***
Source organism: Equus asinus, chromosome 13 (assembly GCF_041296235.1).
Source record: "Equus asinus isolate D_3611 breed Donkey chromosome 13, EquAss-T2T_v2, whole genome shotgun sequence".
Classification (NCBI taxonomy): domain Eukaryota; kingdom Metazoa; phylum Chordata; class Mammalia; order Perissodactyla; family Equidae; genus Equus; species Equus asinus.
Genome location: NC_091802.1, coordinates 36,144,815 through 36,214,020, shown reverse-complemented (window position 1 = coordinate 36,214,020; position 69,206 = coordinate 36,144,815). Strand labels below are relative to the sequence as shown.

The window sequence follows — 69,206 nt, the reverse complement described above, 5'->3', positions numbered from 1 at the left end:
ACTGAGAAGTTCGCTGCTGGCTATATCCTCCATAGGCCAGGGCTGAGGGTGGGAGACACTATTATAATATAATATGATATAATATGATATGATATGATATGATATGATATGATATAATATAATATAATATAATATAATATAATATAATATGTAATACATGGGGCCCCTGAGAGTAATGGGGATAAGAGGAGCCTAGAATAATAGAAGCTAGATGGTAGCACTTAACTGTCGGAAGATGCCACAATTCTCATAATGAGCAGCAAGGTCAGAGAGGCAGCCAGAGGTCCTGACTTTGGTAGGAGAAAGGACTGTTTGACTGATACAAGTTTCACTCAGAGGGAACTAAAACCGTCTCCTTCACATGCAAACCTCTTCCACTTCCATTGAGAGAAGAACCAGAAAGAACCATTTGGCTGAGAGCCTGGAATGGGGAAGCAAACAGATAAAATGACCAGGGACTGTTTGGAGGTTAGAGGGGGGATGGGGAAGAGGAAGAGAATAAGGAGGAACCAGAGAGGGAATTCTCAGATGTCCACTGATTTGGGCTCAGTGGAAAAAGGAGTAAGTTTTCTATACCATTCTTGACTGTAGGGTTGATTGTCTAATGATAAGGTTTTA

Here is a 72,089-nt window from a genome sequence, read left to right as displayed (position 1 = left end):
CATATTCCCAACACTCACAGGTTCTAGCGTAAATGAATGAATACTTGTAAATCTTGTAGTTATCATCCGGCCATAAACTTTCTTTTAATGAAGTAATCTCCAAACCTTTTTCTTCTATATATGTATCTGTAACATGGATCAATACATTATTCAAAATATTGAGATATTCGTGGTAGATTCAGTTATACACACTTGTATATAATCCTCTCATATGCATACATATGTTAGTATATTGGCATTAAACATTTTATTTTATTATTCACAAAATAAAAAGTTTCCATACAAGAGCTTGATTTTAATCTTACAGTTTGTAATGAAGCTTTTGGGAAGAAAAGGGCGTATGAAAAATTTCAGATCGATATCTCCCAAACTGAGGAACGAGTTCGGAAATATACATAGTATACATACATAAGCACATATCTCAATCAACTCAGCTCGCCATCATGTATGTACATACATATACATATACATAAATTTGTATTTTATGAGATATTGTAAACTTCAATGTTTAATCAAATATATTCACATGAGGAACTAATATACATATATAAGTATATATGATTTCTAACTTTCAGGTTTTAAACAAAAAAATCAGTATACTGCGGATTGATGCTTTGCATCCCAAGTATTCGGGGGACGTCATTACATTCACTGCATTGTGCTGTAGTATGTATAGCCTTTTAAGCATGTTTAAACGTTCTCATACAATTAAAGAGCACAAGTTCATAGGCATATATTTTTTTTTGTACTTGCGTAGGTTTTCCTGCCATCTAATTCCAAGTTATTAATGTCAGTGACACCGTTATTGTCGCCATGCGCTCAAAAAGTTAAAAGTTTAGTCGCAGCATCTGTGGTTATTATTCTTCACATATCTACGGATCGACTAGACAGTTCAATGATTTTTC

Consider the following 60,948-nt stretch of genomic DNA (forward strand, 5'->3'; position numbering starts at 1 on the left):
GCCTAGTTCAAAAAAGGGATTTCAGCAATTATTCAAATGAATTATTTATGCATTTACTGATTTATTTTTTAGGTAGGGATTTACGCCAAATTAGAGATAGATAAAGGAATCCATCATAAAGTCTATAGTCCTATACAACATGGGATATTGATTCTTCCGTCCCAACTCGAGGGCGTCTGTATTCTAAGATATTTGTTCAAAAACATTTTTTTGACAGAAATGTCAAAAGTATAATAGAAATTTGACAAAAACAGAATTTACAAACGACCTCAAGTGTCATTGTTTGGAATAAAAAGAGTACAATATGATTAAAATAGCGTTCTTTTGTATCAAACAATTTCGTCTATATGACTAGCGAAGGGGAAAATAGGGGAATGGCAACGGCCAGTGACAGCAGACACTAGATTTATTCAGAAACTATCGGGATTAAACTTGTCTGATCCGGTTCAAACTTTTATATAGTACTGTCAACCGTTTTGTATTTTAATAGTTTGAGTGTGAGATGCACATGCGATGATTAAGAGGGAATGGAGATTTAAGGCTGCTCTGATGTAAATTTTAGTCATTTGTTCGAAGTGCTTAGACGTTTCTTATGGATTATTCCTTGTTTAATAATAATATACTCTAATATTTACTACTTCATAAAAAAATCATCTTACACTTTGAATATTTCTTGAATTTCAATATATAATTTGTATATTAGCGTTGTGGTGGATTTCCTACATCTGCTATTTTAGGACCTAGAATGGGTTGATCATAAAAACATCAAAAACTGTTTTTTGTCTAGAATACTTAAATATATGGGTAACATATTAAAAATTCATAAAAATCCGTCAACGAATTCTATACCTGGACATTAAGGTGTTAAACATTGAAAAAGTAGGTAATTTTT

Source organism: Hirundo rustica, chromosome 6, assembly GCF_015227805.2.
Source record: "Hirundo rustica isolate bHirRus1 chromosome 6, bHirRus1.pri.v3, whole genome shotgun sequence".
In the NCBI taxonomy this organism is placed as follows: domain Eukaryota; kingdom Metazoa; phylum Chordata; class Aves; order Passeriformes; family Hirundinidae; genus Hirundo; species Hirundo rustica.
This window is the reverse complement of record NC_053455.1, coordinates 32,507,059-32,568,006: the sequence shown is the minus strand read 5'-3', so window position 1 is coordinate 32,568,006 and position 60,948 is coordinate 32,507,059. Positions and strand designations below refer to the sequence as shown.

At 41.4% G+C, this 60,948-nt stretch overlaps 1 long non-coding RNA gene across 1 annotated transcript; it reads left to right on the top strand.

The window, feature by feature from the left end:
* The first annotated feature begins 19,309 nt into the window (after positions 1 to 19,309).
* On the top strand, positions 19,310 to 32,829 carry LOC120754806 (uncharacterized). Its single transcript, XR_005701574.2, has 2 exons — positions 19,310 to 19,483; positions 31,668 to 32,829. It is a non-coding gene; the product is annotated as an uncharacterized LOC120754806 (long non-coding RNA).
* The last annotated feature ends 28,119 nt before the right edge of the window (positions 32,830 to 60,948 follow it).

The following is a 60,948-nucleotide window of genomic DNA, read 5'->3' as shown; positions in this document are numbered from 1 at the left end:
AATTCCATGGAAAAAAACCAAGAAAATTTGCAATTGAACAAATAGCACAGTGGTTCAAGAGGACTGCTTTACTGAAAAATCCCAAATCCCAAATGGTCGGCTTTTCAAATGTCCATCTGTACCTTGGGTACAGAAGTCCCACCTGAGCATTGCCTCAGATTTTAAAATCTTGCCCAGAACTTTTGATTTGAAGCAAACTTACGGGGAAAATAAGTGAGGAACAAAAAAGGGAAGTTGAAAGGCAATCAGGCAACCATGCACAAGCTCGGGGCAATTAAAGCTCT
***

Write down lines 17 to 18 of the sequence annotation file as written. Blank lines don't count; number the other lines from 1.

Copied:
* The first annotated feature begins 19,309 nt into the window (after positions 1 to 19,309).
* On the top strand, positions 19,310 to 32,829 carry LOC120754806 (uncharacterized). Its single transcript, XR_005701574.2, has 2 exons — positions 19,310 to 19,483; positions 31,668 to 32,829. It is a non-coding gene; the product is annotated as an uncharacterized LOC120754806 (long non-coding RNA).